Because the truth is that the real work of Jesus’ transformation happens in classrooms and in churches.  At afterschool programs and on narrow city streets.  In kitchens and on sidewalks.  And sometimes even in that tiny copy room in the basement.

Throwback Thursday: God will fight the battle for you

(This one is from 2007.  I’ve been reading in Exodus 14 again this week and I love so much about this story.)

“God will fight the battle for you.  And you?  You keep your mouths shut!” [Exodus 14:14, The Message]

The words leapt off the page and bounced around inside my head.  I had heard the story of the Israelites and their exodus from Egypt since I was a little kid, but this time, I felt their pain.  I had found myself in the middle of what I felt to be a battle of my own… surrounded by students with needs bigger than I could ever begin to meet, frustrated by supervisors continuing to push for more, more, more when I felt like I had no more to give, embroiled in personal conflict that made each day a challenge (especially that “keeping my mouth shut” part!).  I was tired, and though I probably wouldn’t have admitted it at the time, I was scared too.  Scared that I would disappoint the people that I cared about, scared that, despite my frantic efforts and intense striving, I would fail as a teacher, as a friend, as a ‘good Christian.’  That cold night, God’s words to His people, Israel, were His words to me too.

But those words weren’t spoken in a vacuum… rewind to Exodus 6 and we have a clue about the kind of relationship that God shared with Moses and the Israelites.  I love how God describes Himself as both The Strong God and God (I-Am-Present) [Exodus 6:2, The Message].  Israel needed to know that their God was powerful enough to deliver them from their slavery to Pharaoh, but they also needed to know that He was present with them in that slavery, that He heard their cries, He saw the injustice, He cared.  It was in the context of that relationship, of that understanding of the character of their God, that Israel could hold on to God’s promise to bring them out of Egypt [Exodus 6:7,8].  And it was in the context of that relationship that they could relinquish their fear and respond obediently to God’s command to be still, to keep their mouths shut, when Pharaoh changed his mind and was breathing down their necks again.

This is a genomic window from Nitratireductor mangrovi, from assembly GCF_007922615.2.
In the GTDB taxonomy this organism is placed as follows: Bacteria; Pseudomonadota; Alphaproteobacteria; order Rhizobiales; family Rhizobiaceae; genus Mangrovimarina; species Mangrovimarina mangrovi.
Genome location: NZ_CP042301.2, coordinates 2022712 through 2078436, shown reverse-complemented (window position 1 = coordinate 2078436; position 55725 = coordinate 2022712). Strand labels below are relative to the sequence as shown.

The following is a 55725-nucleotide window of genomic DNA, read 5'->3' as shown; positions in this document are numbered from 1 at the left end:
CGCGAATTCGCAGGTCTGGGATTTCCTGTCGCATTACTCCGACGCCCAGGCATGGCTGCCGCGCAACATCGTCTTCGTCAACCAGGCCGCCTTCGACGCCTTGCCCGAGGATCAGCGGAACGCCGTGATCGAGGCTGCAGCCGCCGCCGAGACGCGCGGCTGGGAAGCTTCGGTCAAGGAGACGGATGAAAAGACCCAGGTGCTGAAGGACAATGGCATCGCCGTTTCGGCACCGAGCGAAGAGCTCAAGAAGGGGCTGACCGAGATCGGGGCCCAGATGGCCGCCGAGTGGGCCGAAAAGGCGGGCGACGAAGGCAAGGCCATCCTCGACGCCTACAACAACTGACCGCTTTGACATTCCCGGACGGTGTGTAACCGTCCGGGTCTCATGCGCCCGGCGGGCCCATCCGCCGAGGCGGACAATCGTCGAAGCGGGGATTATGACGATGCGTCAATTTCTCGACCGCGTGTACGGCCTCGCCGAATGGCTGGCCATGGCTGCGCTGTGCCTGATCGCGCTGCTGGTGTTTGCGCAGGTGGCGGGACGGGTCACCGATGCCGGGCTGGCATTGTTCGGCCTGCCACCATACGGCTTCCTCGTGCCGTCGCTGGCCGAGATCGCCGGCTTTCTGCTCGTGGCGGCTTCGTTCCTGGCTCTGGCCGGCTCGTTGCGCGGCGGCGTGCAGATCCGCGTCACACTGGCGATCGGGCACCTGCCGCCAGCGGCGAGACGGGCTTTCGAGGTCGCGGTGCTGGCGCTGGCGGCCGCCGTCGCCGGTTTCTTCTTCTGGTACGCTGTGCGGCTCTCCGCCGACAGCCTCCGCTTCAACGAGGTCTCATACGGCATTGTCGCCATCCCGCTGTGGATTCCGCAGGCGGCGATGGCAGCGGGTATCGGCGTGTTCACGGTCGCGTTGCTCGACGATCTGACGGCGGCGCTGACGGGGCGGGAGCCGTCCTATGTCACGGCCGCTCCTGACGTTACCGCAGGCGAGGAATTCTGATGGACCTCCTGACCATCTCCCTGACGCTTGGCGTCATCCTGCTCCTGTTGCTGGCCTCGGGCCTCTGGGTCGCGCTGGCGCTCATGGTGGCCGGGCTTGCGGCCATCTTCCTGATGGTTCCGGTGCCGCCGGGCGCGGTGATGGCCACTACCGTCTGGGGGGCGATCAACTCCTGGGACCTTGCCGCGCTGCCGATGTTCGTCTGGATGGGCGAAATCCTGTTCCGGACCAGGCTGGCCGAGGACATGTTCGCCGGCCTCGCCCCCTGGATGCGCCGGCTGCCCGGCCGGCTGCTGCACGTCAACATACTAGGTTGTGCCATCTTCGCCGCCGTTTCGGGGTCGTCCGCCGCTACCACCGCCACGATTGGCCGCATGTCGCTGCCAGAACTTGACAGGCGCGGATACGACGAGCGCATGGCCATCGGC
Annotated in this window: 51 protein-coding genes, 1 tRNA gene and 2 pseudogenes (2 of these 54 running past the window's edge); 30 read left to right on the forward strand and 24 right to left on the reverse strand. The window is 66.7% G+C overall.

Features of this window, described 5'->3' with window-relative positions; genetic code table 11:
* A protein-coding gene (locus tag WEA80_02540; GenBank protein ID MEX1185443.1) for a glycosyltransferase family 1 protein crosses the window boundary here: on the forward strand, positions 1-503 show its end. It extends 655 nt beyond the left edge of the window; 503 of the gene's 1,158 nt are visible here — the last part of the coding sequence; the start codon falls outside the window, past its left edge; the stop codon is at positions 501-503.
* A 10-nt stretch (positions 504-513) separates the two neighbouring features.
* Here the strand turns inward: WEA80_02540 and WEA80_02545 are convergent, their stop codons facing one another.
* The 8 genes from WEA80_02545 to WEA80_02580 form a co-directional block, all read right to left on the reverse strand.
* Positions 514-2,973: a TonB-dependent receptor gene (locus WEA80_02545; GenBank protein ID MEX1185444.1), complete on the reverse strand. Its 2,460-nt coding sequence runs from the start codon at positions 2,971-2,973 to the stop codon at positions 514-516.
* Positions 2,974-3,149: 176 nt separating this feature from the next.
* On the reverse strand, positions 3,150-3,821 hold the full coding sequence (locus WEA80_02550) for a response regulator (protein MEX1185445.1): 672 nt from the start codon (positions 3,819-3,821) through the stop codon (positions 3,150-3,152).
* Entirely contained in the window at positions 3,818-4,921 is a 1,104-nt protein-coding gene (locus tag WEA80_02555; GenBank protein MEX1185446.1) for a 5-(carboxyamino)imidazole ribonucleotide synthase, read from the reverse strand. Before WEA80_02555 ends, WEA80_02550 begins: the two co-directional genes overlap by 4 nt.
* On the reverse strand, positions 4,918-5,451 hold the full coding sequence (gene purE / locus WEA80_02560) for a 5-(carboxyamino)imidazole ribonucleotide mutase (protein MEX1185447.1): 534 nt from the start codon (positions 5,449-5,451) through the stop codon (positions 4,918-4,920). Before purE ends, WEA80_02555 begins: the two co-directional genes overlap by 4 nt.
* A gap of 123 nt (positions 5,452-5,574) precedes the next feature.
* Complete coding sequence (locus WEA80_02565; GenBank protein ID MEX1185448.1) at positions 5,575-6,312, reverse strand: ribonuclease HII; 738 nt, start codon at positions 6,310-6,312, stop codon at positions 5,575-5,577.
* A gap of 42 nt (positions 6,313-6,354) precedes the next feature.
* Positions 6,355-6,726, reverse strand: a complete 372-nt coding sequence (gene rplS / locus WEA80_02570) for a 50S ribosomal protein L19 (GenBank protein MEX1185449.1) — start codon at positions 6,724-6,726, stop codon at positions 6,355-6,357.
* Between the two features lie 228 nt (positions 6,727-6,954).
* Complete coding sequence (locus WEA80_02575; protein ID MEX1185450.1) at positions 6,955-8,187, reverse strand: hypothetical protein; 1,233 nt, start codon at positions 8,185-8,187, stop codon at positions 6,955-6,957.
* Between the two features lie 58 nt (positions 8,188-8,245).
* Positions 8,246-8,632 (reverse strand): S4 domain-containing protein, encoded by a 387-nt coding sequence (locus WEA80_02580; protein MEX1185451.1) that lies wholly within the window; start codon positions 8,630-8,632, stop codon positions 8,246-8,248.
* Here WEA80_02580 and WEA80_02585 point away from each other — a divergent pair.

Don’t we need that same reassurance?  I know I did… it was important for me to experience God as both The Strong God—with the power to change my situation (which He chose to do, eventually) and The God Who Is Present—with the grace to walk with me through each hard day until that change occurred (which, I will admit, was a longer time than I would have chosen).  It is in the context of that relationship that I was able to hold onto His promises for me.  And it is in the context of that relationship that I am still seeking, each day, to relinquish my fear and respond obediently to His commands.

How about you?  Do you need to experience God as powerful deliverer?  Do you need to experience Him as the Present One?  Do you need to allow your understanding and experience of God to sustain you as you hold fast to His promises?  Do you need to relinquish your fear?  Is God calling you to be still, to keep your mouth shut and let Him fight your battle?   My prayer on that night is my prayer today as well, for you and for me: “Lord, help us to experience You, in the midst of our own difficult situations, as both The Strong God and The God Who Is Present.  Help us to cling to your promises and believe that both Your plans and Your timing are perfect.  Amen.”

Hold.

As you know, I like words.

But the truth is, sometimes there are no words.  Or at least very few.

I look around and see the urgency of the need. 

I’m drawn to my knees, drawn into the reality of God-I-Am-Present.

There is power here.

Hear my words, I say. 

And when my words fail, hear my heart. 

And when my heart fails, hear your own heart, beating back to you the steady rhythms of strength and presence.

The word that comes is hold.

Hold.

It fits tonight.

In the waiting. 

In the heaviness that feels too big.

And so I plead.

Jesus, hold.

Hold.